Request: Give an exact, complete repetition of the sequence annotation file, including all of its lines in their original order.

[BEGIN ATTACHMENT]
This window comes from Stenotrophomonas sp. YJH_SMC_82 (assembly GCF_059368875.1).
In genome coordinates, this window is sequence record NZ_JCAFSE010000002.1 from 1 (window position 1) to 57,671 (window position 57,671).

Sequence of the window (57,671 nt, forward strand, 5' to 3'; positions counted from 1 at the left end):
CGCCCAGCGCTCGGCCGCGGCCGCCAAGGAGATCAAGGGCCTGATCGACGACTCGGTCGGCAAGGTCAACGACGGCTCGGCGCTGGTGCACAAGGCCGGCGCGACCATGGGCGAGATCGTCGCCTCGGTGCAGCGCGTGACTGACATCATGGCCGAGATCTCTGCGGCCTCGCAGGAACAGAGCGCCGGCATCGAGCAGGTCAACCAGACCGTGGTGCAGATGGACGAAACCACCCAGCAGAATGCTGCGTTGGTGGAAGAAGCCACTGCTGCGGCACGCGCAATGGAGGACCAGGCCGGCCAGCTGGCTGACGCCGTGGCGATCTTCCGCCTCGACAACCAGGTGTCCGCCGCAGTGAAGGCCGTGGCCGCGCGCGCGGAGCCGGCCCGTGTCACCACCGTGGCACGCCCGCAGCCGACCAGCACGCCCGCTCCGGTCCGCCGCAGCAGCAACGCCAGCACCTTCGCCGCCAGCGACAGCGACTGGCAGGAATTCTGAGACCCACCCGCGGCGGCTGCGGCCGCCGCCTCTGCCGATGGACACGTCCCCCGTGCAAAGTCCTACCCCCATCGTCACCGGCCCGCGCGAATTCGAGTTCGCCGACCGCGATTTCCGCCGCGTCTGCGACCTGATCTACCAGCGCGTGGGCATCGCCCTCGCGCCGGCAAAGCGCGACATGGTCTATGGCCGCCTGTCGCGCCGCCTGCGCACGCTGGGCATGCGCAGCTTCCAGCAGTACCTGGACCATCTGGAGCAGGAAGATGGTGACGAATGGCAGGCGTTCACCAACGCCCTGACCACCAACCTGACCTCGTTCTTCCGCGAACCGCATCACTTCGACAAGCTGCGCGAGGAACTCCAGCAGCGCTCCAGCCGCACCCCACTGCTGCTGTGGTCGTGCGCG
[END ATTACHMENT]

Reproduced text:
This window comes from Stenotrophomonas sp. YJH_SMC_82 (assembly GCF_059368875.1).
In genome coordinates, this window is sequence record NZ_JCAFSE010000002.1 from 1 (window position 1) to 57,671 (window position 57,671).

Sequence of the window (57,671 nt, forward strand, 5' to 3'; positions counted from 1 at the left end):
CGCCCAGCGCTCGGCCGCGGCCGCCAAGGAGATCAAGGGCCTGATCGACGACTCGGTCGGCAAGGTCAACGACGGCTCGGCGCTGGTGCACAAGGCCGGCGCGACCATGGGCGAGATCGTCGCCTCGGTGCAGCGCGTGACTGACATCATGGCCGAGATCTCTGCGGCCTCGCAGGAACAGAGCGCCGGCATCGAGCAGGTCAACCAGACCGTGGTGCAGATGGACGAAACCACCCAGCAGAATGCTGCGTTGGTGGAAGAAGCCACTGCTGCGGCACGCGCAATGGAGGACCAGGCCGGCCAGCTGGCTGACGCCGTGGCGATCTTCCGCCTCGACAACCAGGTGTCCGCCGCAGTGAAGGCCGTGGCCGCGCGCGCGGAGCCGGCCCGTGTCACCACCGTGGCACGCCCGCAGCCGACCAGCACGCCCGCTCCGGTCCGCCGCAGCAGCAACGCCAGCACCTTCGCCGCCAGCGACAGCGACTGGCAGGAATTCTGAGACCCACCCGCGGCGGCTGCGGCCGCCGCCTCTGCCGATGGACACGTCCCCCGTGCAAAGTCCTACCCCCATCGTCACCGGCCCGCGCGAATTCGAGTTCGCCGACCGCGATTTCCGCCGCGTCTGCGACCTGATCTACCAGCGCGTGGGCATCGCCCTCGCGCCGGCAAAGCGCGACATGGTCTATGGCCGCCTGTCGCGCCGCCTGCGCACGCTGGGCATGCGCAGCTTCCAGCAGTACCTGGACCATCTGGAGCAGGAAGATGGTGACGAATGGCAGGCGTTCACCAACGCCCTGACCACCAACCTGACCTCGTTCTTCCGCGAACCGCATCACTTCGACAAGCTGCGCGAGGAACTCCAGCAGCGCTCCAGCCGCACCCCACTGCTGCTGTGGTCGTGCGCG